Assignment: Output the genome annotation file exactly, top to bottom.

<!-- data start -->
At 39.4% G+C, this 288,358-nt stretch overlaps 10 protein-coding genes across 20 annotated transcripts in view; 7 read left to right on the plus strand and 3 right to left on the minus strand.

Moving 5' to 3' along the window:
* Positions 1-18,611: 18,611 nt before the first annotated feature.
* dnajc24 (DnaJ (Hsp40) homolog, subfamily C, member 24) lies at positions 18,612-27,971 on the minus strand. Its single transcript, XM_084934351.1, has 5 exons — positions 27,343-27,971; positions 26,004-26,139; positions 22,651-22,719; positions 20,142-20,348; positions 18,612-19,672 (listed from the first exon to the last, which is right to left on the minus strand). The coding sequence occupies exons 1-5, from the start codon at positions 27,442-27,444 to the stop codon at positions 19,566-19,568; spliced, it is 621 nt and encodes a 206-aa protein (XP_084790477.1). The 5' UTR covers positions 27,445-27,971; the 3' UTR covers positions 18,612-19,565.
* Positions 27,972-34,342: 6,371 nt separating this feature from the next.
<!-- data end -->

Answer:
At 39.4% G+C, this 288,358-nt stretch overlaps 10 protein-coding genes across 20 annotated transcripts in view; 7 read left to right on the plus strand and 3 right to left on the minus strand.

Moving 5' to 3' along the window:
* Positions 1-18,611: 18,611 nt before the first annotated feature.
* dnajc24 (DnaJ (Hsp40) homolog, subfamily C, member 24) lies at positions 18,612-27,971 on the minus strand. Its single transcript, XM_084934351.1, has 5 exons — positions 27,343-27,971; positions 26,004-26,139; positions 22,651-22,719; positions 20,142-20,348; positions 18,612-19,672 (listed from the first exon to the last, which is right to left on the minus strand). The coding sequence occupies exons 1-5, from the start codon at positions 27,442-27,444 to the stop codon at positions 19,566-19,568; spliced, it is 621 nt and encodes a 206-aa protein (XP_084790477.1). The 5' UTR covers positions 27,445-27,971; the 3' UTR covers positions 18,612-19,565.
* Positions 27,972-34,342: 6,371 nt separating this feature from the next.